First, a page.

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The Sound of Music

Jill-Christine Wiley oversees the von Trapp family children in "The Sound of Music."

No need to start at the very beginning: Jill-Christine Wiley has been in “The Sound of Music” several times in her life – including her current starring role in the national touring production.

Jill-Christine Wiley

Jill Christine-Wiley

She played Marta, one of the von Trapp children, when she was 9, a young postulant when she was a senior in high school and, now, Maria in the latest production.

“I didn’t realize how much of a dream role this was for me,” the Pennsylvania native says. “I went through five callbacks and had this very calm presence. I guess (the casting directors) saw something that resonated. I’m grateful they did. This has been such an incredible journey.”

Now in her second year with the musical, Wiley has gone through three sets of von Trapp children and constantly finds new depth in the Rodgers and Hammerstein show. As a child, she says, “I was so excited by the songs and the choreography I didn’t pay attention to the rest of the show. As an adult, I’m aware of the political aspects and how relevant they are in our world today.”

Jill-Christine Wiley and the von Trapp children

Jill-Christine Wiley plays Maria, the woman sent to take care of the von Trapp children, in "The Sound of Music."

Like the first Maria she appeared with, Wiley has found it’s important to bond with the show’s children. “You need a relationship that reads from the stage to the audience. If you don’t have it, the audience isn’t going to side with you. They’re going to side with the children.”

The touring kids, she says, are very professional, taking classes while they’re on the show’s bus, going to work at night. “At times if I feel tired and worn down, I just look to them. They’re growing up on the road and getting such valuable acting experience.”

For Wiley, the production is an education, too.

She left Pace University after her sophomore year to play Belle in the national tour of “Disney’s Beauty and the Beast.” Although she vows to finish the degree, she wanted to “keep the opportunity going” when “Sound of Music” called.

“In school, you learn how to be a more authentic actor,” Wiley says. “Life on the road teaches you as well. Some of the lessons I learned in school got shuffled to the back of my brain.” Now they’re put into practice.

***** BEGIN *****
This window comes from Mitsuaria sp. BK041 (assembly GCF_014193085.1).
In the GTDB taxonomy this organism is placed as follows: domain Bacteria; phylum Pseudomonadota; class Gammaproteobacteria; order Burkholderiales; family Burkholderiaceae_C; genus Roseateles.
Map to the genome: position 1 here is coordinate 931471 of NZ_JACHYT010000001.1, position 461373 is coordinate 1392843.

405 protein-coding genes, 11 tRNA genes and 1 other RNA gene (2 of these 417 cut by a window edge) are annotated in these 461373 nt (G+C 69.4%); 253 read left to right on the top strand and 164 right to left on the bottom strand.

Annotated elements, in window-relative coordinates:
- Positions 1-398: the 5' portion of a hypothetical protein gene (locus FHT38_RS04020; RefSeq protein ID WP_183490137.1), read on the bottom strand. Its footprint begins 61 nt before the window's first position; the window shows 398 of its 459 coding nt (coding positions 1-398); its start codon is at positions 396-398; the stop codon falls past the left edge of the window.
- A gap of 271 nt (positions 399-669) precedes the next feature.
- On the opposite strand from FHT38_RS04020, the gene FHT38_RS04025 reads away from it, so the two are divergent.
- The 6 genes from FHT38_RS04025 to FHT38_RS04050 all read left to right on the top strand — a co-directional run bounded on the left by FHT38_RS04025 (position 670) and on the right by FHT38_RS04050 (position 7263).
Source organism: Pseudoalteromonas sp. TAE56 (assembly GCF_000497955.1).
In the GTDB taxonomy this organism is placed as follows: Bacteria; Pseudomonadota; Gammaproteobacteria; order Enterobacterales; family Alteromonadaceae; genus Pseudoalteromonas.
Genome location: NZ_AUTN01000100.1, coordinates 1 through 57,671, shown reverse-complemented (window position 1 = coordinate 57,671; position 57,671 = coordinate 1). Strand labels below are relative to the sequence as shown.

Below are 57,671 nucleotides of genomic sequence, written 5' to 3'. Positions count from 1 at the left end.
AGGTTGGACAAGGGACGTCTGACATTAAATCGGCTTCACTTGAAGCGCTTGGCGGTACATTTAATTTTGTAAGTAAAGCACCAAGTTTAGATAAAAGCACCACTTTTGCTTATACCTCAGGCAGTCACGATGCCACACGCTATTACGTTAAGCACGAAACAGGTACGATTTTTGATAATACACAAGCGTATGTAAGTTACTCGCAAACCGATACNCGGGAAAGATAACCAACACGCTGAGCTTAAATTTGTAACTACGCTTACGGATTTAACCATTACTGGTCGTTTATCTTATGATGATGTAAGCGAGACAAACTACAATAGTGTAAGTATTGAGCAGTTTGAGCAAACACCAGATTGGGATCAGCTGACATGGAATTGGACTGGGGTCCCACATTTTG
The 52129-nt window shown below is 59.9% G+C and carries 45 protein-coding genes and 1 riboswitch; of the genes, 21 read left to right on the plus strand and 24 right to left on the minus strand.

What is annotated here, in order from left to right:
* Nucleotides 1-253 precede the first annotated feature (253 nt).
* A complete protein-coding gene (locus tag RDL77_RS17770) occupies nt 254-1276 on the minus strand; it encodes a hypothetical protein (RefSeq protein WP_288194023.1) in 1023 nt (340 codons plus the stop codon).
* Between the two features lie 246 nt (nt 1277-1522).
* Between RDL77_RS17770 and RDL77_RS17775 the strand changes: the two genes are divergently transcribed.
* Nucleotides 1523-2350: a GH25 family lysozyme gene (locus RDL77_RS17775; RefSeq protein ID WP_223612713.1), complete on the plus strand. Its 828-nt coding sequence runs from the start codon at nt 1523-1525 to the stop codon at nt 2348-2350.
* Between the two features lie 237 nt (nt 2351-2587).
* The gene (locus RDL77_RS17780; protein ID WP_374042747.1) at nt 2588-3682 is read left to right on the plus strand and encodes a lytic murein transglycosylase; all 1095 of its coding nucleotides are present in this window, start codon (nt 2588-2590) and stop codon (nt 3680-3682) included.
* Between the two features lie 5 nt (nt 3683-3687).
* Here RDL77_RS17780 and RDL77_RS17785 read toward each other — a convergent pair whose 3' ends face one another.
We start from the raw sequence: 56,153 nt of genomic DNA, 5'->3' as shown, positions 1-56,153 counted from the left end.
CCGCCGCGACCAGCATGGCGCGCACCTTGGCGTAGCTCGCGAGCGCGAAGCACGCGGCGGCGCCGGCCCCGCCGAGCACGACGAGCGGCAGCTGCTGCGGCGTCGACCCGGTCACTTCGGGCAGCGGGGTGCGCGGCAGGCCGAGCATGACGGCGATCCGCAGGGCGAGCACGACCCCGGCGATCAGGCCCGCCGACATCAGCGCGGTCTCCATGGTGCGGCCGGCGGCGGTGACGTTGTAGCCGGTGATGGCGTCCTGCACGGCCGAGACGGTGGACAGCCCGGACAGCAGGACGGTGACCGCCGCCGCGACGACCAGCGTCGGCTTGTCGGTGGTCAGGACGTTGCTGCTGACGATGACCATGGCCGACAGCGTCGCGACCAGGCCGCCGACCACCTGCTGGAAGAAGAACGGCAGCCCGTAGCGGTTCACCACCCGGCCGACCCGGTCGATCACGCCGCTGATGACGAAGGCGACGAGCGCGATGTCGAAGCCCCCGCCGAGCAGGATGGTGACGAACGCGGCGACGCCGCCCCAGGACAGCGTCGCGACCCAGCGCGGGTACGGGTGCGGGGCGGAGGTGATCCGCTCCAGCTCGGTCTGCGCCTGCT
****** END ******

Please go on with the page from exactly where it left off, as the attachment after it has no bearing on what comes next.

Among them: “Be a nice person, appreciate all of the jobs, get to know everyone’s name.”

“Even though you may only be in a city for two nights, it’s important to value each and every person on the local crew, the people who run the venue. As a professor said, ‘Be kind. You never know where a connection may lead you.'”

Sound of Music

Lauren Kidwell as the Mother Abbess and Jill-Christine Wiley as Maria in "The Sound of Music."

When Wiley re-upped for a second tour of “Sound of Music,” “I didn’t want to come back to rehearsals like I’d already done this and I was just going through the motions. So I came back with a new perspective, new excitement and new ways to deliver my lines. Getting to step into Maria’s shoes eight times a week has helped me grow as an artist. It brings out the best in me.”

Even though she has done the show hundreds of times, it’s still a thrill. “I get to be Jill-Christine in my normal life and then I get to play make-believe and dress-up for two-and-a-half hours a night. Not everybody is as fortunate to go to work and do what they love.”

When the current tour ends in June, Wiley isn't certain what will come next. "When this closes a chapter, I'll look back fondly on it. It has been nothing short of magical. I've grown as an actor and as a human."

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